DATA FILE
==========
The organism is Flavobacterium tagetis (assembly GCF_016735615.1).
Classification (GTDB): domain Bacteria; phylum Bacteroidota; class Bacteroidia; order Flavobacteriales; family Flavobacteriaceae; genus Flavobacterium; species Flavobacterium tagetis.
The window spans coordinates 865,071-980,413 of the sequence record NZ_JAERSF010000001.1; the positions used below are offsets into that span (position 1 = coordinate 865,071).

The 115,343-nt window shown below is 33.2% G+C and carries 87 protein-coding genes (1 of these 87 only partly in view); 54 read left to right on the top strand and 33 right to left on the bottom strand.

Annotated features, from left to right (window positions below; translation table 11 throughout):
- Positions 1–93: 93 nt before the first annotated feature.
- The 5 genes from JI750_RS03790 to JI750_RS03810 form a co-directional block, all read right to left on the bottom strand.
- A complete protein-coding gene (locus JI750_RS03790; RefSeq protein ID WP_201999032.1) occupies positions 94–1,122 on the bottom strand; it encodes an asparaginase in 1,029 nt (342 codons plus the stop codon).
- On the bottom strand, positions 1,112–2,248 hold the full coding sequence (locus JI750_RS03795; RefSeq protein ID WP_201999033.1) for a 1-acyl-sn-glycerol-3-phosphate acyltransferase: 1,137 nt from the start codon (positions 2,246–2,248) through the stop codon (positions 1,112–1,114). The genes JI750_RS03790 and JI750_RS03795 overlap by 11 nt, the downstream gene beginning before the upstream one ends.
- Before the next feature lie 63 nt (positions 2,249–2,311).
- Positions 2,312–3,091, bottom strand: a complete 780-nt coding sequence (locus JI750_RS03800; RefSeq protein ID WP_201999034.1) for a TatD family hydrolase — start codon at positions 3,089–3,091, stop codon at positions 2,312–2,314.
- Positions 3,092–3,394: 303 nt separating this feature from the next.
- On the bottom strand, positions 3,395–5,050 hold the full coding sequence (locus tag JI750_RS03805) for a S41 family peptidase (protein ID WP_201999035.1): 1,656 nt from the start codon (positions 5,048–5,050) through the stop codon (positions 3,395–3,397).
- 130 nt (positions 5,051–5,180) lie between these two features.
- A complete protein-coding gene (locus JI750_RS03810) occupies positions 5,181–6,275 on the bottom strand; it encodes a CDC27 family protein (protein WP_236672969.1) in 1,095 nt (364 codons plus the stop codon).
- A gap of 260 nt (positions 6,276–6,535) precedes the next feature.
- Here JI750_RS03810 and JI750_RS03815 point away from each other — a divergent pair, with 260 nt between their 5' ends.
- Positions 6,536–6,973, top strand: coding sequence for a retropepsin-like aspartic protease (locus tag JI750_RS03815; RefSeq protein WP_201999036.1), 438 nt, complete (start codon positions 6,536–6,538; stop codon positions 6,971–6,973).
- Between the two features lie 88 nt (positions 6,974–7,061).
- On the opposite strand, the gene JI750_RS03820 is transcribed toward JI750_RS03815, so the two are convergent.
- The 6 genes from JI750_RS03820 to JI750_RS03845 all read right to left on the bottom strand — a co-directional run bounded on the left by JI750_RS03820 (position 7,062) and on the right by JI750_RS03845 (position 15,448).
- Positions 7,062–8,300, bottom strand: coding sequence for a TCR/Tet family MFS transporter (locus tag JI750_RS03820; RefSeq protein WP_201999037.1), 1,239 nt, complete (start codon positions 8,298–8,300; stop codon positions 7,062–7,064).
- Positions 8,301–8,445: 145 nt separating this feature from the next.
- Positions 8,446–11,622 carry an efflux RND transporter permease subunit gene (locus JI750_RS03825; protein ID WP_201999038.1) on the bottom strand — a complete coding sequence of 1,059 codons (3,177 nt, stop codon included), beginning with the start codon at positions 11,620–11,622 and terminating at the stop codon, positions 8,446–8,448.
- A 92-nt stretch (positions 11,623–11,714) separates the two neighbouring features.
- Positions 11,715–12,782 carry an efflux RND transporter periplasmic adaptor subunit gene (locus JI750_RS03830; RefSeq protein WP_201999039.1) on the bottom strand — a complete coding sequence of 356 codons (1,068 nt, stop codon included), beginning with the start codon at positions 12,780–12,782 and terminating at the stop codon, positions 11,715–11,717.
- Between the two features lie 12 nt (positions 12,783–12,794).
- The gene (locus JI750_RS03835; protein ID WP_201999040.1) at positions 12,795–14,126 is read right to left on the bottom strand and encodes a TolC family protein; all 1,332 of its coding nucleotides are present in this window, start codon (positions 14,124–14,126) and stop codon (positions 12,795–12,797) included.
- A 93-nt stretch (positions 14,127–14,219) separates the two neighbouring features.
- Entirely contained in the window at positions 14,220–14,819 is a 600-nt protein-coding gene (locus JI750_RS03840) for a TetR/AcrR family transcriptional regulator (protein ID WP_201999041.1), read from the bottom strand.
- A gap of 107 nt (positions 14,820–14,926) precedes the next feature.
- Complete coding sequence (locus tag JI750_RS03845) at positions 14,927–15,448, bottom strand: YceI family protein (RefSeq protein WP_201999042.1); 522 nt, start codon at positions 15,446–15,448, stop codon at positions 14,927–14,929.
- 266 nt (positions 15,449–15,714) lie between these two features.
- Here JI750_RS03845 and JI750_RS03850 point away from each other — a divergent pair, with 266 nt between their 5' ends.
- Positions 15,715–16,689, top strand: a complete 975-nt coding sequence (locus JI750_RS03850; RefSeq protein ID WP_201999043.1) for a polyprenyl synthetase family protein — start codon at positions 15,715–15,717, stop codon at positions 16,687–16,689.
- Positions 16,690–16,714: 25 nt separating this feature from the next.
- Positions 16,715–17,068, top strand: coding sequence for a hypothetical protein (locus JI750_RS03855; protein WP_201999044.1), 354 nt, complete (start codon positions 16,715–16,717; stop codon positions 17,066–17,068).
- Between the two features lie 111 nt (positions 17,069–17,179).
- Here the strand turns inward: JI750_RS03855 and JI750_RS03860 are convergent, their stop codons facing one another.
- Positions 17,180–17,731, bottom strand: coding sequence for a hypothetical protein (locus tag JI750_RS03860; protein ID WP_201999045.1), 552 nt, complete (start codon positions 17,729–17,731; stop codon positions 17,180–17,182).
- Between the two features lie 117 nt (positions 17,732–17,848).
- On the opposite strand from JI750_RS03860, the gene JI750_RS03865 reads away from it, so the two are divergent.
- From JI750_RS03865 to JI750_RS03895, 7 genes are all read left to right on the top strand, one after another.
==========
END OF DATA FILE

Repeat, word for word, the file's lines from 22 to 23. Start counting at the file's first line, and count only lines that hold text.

- Positions 7,062–8,300, bottom strand: coding sequence for a TCR/Tet family MFS transporter (locus tag JI750_RS03820; RefSeq protein WP_201999037.1), 1,239 nt, complete (start codon positions 8,298–8,300; stop codon positions 7,062–7,064).
- Positions 8,301–8,445: 145 nt separating this feature from the next.